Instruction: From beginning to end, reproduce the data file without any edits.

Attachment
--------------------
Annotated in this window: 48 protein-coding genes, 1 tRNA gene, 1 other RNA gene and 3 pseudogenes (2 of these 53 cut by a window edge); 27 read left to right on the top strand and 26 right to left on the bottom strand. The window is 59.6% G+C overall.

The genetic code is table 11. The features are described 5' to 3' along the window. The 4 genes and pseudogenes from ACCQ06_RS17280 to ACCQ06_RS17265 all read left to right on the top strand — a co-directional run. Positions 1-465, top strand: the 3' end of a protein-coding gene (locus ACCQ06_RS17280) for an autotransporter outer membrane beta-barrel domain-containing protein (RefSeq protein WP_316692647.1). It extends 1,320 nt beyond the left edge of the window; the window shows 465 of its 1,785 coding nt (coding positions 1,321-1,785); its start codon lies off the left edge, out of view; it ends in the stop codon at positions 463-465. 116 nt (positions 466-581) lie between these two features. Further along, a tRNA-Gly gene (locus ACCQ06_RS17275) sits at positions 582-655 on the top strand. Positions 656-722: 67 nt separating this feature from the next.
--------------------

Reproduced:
Annotated in this window: 48 protein-coding genes, 1 tRNA gene, 1 other RNA gene and 3 pseudogenes (2 of these 53 cut by a window edge); 27 read left to right on the top strand and 26 right to left on the bottom strand. The window is 59.6% G+C overall.

The genetic code is table 11. The features are described 5' to 3' along the window. The 4 genes and pseudogenes from ACCQ06_RS17280 to ACCQ06_RS17265 all read left to right on the top strand — a co-directional run. Positions 1-465, top strand: the 3' end of a protein-coding gene (locus ACCQ06_RS17280) for an autotransporter outer membrane beta-barrel domain-containing protein (RefSeq protein WP_316692647.1). It extends 1,320 nt beyond the left edge of the window; the window shows 465 of its 1,785 coding nt (coding positions 1,321-1,785); its start codon lies off the left edge, out of view; it ends in the stop codon at positions 463-465. 116 nt (positions 466-581) lie between these two features. Further along, a tRNA-Gly gene (locus ACCQ06_RS17275) sits at positions 582-655 on the top strand. Positions 656-722: 67 nt separating this feature from the next.